An original scan of this article is located at the University of Chicago Digital Preservation Collection.
Radio in the Home, February, 1925, pages 29-30:
KLZ is a Real Radio in the Home
By VERA BRADY SHIPMAN
AS I sat in the office of Dr. Reynolds in Denver recently I heard a small though powerful child voice coming through the receiving set in the outer room.
"Oh, that's Sonny, now," explained Dr. Reynolds, owner and director of KLZ. "That's KLZ Junior, telling some friends of his about his new rooster feathers."
I found Sonny to be a sturdy 4-year-old youngster whose radio activities were a part of his daily life routine. KLZ Junior is as well known within hearing of Denver radio as is Fitzpatrick's twang with the WDAF Night Hawks, or Uncle John of KHJ, Los Angeles. His real name is George William Reynolds, but the radio world knows him alternately as Sonny and KLZ Junior.
The pretty little cottage on University avenue is the KLZ broadcasting station, operating on an average of 250 watts. Its distance records remarkably over-shadow many of our 500-watt stations of less perfect climatic conditions.
Mrs. Reynolds is an accomplished pianist. Fans write in for certain piano numbers which they wish to hear again. The saxophone sextette, directed by Dr. Reynolds, is always welcome on the air, as are visiting artists who are glad to be entertained in the cottage with the antenna so much higher than its roof.
Mrs. Reynolds gives daily stock markets--and while some might call KLZ a one-man station, built and operated by Dr. Reynolds, the real broadcasters are the attractive wife and Sonny--who is always ready to go on the air and in his little, penetrating voice, tell the listeners just what is coming next from KLZ.
KLZ was one of the ten original licensed stations in the country and the first commercial broadcaster in Denver.
Dr. Reynolds came to Denver some years ago as a practising dentist, but radio grew too strong for his professional bent and transplanted its dental predecessor.
He is his own announcer, known on the air as "Doc" and frequently gives whole Reynolds family programs, playing the violin and saxophone with piano accompaniment and solos by Mrs. Reynolds and Sonny's able assistance with short-story telling. Concert and operatic visiting stars have appeared over KLZ from time to time.
The visitor sits comfortably in the arm chair in the living room enjoying the piano solos of Mrs. Reynolds, while in the adjoining room "Doc" and Bonny are at the microphone.
The simple operation of KLZ has become a tradition at one of the largest broadcasting stations in the East, where fifteen to twenty men are on duty during the broadcasting of a single program. Now and then, when these men ask for more help, they are told: "Just think of KLZ."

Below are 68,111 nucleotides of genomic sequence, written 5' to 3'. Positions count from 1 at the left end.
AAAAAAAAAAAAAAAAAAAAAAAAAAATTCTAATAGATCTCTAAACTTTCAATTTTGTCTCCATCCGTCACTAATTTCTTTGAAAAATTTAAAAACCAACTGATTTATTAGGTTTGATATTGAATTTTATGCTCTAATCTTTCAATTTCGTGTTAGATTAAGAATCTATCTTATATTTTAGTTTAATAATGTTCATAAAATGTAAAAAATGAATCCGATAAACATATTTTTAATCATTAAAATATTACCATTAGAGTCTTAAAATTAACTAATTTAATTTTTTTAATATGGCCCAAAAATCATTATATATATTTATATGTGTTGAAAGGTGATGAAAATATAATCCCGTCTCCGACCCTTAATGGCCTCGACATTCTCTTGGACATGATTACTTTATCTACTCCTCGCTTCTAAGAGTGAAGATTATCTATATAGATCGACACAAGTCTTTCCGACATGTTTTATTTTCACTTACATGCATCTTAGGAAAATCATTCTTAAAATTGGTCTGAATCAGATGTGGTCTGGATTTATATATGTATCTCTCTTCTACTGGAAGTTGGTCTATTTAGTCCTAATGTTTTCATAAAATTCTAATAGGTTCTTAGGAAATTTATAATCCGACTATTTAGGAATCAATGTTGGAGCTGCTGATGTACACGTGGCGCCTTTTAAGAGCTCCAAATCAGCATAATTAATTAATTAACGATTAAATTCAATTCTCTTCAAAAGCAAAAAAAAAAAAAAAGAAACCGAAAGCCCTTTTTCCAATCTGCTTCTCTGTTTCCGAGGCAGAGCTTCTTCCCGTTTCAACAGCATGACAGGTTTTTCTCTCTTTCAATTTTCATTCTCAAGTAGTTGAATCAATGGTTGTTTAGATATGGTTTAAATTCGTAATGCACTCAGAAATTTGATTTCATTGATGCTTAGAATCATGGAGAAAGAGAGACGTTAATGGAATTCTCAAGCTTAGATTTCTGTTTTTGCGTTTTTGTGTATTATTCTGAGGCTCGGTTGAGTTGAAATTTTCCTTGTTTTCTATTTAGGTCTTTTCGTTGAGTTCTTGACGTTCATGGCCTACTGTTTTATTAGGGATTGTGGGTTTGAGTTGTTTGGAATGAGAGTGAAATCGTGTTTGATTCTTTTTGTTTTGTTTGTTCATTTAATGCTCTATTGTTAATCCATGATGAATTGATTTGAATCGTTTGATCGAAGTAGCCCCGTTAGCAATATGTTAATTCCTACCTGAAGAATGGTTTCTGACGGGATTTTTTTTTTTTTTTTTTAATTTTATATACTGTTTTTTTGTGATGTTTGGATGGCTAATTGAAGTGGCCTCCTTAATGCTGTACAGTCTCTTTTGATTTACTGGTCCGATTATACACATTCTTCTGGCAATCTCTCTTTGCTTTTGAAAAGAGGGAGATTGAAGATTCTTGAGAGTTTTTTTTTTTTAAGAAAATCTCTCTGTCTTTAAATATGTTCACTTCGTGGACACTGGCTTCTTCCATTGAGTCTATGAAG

"The building and operation of a broadcasting station are difficult matters," Dr. Reynolds said, "There is very little written on the subject, and the details and difficulties in construction must be worked out from experiments before real results are obtained
"One of the chief difficulties in operating is that of securing real talent.
"It is a comparatively simple matter to obtain jazz orchestras, but we have always tried to obtain at least one or two programs a week featuring classical selections. We believe that the city's music societies and the Chamber of Commerce should co-operate in the effort to secure this higher grade of entertainment, and thereby benefit the entire city. This can be accomplished only by closer cooperation between public-spirited organizations and musical societies.
"One way in which the radio fans do their part to help improve broadcast programs is to send their appreciations to the entertainers personally, rather than in care of the station. Those who listen in should make it a point to take down the names and addresses of the artists and send at least postal cards direct to the entertainers. commenting on some part of the program.
"If more of this is not done, it will be still more difficult to obtain the best artists."
During a recent Youth's Companion radio week two fifteen-minute programs were given over KLZ in children's interest. The Denver Real Estate Board arranged weekly talks by Denver business men for Tuesday evenings over KLZ, doubling to Friday evenings as well, as their popularity increased. These attracted wide interest and gave extensive publicity to the Denver organization as the talks were on subjects of interest to the average radio listener, constructive and city building.
A Radio in the Home station you may call KLZ, with its home circle, the family broadcasting and the heart of the little child going out to the listener, in sympathetic appeal.
I am loath to leave when Sonny signs off, "This will be about all for now"--but there is no more until tomorrow.